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Mak-Newt Collimation confusion

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#1 StargazerMax94

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Posted 20 June 2019 - 11:57 AM

I have a Comet Hunter 152mm Mak-Newt. Visually collimating with a Cheshire style eyepiece versus the star images I get are quite different and I’m not sure why. Can you guys point me in the direction on how to resolve and get this scope in tune for perfect collimation? 

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#2 spencerj

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Posted 20 June 2019 - 12:08 PM

Was the focuser in the exact same position for both pics?  Your focuser is probably not perfectly aligned with the optical axis so as you move through the focus range, it looks like collimation is changing.  Are there leveling screws on the focuser?  



#3 StargazerMax94

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Posted 20 June 2019 - 01:05 PM

Well the one photo is of the star is which is flipped for a Newtonian. But that also being said that the star image was inside focus as opposed to outside of focus. I’ve never tweaked the focuser. 



#4 spencerj

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Posted 20 June 2019 - 01:26 PM

You could insert the Cheshire and then move through the whole range of focus and see what you think.  Collimation should not appear to change.  If your focuser is not moving along the optical axis, you can still achieve good conditional alignment of the primary mirror with a Cheshire for that spot in the focuser travel (like you Cheshire pic), but when you move the focuser the primary mirror no longer looks right (like your star image).  To correct this, you can square the focuser to the OTA and then realign the secondary and primary mirrors.



#5 ImNewHere

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Posted 20 June 2019 - 01:34 PM

I use a laser to do mine then fine tune with a Cheshire 



#6 StargazerMax94

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Posted 20 June 2019 - 01:37 PM

You could insert the Cheshire and then move through the whole range of focus and see what you think.  Collimation should not appear to change.  If your focuser is not moving along the optical axis, you can still achieve good conditional alignment of the primary mirror with a Cheshire for that spot in the focuser travel (like you Cheshire pic), but when you move the focuser the primary mirror no longer looks right (like your star image).  To correct this, you can square the focuser to the OTA and then realign the secondary and primary mirrors.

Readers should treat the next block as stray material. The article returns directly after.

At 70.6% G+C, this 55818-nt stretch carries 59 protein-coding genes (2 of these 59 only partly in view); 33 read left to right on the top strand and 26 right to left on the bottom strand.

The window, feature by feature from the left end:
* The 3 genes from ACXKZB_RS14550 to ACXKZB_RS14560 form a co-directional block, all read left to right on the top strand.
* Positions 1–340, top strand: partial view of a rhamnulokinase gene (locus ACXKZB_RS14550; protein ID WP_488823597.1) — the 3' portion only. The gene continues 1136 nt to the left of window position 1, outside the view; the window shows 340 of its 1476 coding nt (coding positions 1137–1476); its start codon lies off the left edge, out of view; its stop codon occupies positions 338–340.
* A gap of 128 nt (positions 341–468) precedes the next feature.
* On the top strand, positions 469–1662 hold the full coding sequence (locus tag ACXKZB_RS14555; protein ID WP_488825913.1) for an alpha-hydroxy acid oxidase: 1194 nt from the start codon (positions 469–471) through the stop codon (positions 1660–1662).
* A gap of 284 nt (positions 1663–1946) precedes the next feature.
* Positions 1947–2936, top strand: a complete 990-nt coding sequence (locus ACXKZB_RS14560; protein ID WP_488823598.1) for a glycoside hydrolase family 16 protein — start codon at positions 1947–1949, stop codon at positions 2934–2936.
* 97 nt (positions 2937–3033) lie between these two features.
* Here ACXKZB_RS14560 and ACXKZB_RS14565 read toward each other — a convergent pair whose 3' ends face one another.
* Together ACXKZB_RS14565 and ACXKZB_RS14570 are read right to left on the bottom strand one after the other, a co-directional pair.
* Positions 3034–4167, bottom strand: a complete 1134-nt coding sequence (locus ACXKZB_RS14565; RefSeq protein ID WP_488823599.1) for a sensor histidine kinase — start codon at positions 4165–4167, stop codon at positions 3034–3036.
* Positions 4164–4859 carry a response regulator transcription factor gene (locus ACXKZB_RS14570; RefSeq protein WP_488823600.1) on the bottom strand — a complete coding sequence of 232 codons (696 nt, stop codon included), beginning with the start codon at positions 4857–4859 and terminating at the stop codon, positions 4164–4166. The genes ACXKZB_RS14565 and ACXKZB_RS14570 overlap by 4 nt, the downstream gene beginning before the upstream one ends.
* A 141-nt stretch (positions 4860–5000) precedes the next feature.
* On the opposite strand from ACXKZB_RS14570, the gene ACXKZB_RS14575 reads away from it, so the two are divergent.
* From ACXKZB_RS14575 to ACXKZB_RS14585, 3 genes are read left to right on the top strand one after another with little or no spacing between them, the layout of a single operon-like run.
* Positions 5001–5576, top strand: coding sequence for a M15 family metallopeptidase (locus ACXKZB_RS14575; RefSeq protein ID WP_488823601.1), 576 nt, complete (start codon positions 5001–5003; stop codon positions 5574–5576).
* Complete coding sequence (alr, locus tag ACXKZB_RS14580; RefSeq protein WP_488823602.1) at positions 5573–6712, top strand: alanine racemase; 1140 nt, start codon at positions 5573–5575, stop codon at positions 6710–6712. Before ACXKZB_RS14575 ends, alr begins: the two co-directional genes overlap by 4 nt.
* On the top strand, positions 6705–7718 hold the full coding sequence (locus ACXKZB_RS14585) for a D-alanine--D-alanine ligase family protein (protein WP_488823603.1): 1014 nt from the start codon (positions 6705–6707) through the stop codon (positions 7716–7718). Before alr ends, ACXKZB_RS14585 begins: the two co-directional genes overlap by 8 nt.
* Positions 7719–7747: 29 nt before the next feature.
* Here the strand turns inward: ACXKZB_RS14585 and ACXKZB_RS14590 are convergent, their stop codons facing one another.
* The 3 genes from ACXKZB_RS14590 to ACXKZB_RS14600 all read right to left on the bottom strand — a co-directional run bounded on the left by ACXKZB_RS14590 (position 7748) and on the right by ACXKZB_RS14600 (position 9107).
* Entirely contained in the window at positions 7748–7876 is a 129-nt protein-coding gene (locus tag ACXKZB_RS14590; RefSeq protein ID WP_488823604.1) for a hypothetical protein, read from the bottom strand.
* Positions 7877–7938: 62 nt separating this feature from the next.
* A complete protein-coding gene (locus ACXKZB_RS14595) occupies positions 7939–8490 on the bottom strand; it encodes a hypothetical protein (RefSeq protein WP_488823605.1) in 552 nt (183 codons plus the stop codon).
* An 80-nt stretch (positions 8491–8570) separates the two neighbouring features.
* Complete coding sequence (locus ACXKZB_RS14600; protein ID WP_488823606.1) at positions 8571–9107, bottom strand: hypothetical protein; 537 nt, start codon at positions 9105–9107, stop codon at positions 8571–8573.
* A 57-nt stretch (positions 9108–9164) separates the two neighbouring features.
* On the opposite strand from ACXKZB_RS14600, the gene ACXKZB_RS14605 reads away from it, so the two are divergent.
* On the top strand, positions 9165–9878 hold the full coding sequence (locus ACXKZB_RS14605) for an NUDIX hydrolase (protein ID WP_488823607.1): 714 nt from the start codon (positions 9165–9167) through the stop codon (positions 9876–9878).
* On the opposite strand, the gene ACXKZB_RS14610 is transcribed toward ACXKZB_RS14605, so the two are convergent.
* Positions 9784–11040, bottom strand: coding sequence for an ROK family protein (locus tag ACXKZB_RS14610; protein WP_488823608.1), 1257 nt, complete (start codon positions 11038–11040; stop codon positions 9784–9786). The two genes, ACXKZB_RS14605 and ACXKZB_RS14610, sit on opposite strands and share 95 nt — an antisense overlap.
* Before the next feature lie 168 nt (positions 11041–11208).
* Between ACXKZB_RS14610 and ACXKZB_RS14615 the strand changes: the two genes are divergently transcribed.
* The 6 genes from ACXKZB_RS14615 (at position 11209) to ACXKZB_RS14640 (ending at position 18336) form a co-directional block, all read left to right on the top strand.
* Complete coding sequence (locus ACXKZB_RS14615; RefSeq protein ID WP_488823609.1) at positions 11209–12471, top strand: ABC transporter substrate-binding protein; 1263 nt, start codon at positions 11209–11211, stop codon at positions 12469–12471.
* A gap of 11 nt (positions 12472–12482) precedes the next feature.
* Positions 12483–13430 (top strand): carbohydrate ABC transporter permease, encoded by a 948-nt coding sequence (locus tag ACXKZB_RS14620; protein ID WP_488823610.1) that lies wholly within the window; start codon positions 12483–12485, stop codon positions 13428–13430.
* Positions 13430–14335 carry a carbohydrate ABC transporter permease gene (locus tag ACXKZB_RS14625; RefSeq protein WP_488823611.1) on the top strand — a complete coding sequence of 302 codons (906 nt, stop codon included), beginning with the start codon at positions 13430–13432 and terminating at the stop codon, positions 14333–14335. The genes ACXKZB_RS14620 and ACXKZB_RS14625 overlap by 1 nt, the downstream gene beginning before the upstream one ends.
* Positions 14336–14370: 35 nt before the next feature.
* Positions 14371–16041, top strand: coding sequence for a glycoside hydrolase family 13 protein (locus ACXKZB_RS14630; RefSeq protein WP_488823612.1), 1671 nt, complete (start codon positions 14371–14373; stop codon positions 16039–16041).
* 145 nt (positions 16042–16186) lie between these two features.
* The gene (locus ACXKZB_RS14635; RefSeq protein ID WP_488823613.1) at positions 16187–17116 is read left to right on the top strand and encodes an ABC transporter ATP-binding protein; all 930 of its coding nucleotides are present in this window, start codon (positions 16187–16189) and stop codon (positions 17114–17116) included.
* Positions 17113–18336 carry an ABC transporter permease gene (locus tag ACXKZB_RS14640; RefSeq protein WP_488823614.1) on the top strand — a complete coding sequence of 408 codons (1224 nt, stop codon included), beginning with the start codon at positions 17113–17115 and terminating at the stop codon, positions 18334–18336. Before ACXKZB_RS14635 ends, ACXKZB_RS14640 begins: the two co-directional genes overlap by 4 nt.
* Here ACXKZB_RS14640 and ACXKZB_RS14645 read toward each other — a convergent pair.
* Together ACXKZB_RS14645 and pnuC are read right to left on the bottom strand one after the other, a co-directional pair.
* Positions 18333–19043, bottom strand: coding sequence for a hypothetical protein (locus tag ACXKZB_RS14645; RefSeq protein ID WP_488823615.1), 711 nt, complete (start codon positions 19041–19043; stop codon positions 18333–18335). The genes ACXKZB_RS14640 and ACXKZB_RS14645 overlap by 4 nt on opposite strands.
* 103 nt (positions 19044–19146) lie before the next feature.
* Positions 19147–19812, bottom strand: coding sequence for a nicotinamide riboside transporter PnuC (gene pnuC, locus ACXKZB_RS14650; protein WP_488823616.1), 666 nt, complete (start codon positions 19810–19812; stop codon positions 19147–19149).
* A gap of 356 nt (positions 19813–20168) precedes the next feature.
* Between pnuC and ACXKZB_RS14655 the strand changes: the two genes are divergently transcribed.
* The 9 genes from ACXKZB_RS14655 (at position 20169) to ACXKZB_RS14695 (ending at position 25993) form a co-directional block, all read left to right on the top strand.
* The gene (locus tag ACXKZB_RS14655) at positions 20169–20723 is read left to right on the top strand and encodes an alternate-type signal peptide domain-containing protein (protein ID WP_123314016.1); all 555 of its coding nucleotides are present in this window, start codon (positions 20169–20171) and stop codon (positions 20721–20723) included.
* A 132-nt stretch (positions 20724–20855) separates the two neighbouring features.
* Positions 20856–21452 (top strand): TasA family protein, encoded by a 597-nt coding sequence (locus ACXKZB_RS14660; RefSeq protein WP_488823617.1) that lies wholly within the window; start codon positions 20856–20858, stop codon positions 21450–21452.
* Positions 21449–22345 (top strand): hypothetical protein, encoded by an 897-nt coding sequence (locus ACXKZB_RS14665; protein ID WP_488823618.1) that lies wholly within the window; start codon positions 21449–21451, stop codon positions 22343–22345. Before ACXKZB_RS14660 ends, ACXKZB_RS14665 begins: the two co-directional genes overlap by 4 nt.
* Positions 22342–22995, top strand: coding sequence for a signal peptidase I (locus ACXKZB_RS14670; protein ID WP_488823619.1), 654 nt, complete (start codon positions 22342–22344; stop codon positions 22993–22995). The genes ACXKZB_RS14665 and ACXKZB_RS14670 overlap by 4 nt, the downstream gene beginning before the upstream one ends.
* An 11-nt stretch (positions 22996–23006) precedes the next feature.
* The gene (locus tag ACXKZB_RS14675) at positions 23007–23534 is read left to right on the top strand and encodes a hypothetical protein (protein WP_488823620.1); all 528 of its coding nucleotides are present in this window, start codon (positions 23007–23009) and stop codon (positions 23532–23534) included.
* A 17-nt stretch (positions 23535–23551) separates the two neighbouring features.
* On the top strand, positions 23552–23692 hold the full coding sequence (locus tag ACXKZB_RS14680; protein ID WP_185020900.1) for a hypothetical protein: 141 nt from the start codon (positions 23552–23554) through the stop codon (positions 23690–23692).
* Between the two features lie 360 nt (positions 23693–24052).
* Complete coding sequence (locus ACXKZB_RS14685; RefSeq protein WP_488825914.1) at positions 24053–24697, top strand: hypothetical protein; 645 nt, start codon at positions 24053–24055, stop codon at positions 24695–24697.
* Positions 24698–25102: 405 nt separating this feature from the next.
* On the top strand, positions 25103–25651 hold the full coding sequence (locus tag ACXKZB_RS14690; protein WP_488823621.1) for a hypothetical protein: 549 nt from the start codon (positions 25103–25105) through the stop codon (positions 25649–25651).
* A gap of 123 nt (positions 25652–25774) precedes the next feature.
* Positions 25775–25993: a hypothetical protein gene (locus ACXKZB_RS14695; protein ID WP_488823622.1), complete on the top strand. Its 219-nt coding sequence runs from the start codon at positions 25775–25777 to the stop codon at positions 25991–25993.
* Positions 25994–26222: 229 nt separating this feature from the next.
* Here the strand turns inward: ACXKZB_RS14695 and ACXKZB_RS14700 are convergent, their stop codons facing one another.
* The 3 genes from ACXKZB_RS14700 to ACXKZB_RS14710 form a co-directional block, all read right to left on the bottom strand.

When I use the Cheshire and move the focuser up and down on the travel, the Collimation doesn’t change from the top spot to bottom spot 


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#7 spencerj

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Posted 20 June 2019 - 02:02 PM

When I use the Cheshire and move the focuser up and down on the travel, the Collimation doesn’t change from the top spot to bottom spot 

That is good.  Is the OTA at a similar orientation when comparing both pics?  What do you use for a 2/1.25" eyepiece adapter?  Do you use it for both the Cheshire and the camera?  Could it be tilting either the Cheshire or camera?

 

And just to cover all the bases, did you check the primary center spot to be sure it is actually in the center of the mirror?  Daytime collimation with tools is very convenient, but you do need accurate tools with no "play in the focuser" and an accurate center spot.  Or you can do the best you can and then do a final touch-up of the primary on an actual star.



#8 photoracer18

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Posted 20 June 2019 - 02:49 PM

Well the first picture is definitely out of alignment. You should not be able to see the side of the secondary holder with the secondary centered. Secondary and primary are both out of alignment but to the opposite degree. That usually comes from trying to collimate in the wrong order (both are tilted in opposite directions so it looks sort of collimated but isn't). Its been awhile since I used to do Mak-Newts at Hands On Optics when we were Intes/Intes Micro dealers even though I have an MN56 in my collection I bought cheap last year because it has a loose secondary. I can fix that and align it I just have not done it because I don't have a mount so I can star test it (all mine are too tall or packed in storage).

 

As for yours do you have a well collimated laser? Or a cross-hair sight tube? You need to get the secondary in the proper relationship both rotationally and axially to the focuser and the primary. Since what you previously said I assume the focuser is not an issue. Was the secondary ever loose enough to rotate any? I assume not (unlike my scope). This is not really much different than a stock Newt, really. You get the secondary aligned so that a laser dot hits the center of the primary when looking down the main tube thru the corrector. I like to start out with the alignment screws on the secondary all about the same length (your design may vary) uncollimated unless this is just a tweek. You may need to move the secondary in or out in the tube if its not centering top to bottom. Then adjust the alignment screws to center the laser dot in the center of the primary. Then align the primary so the dot reflection goes back up into the center of the laser. I like to call this rough alignment because at least the relationships are correct. If when you look thru the Cheshire the relationships are all correct (all gaps are even and you don't see something you should not, like the side of the secondary mount) its ready for a star test. Your star test not only looks off it also looks like it has not cooled down enough as yet.

 

I am doing this from memory while at work right now.


Edited by photoracer18, 20 June 2019 - 02:52 PM.


#9 StargazerMax94

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Posted 20 June 2019 - 03:08 PM

So, this is the kit I use for collimation. I’ve never used the laser pointer part, just the eyepiece cap with the pinhole for collimating. The way I showed you is the way I used to collimate my 14” dobsonian and it seemed fine but maybe the Mak-Newt is a bit more different and challenging.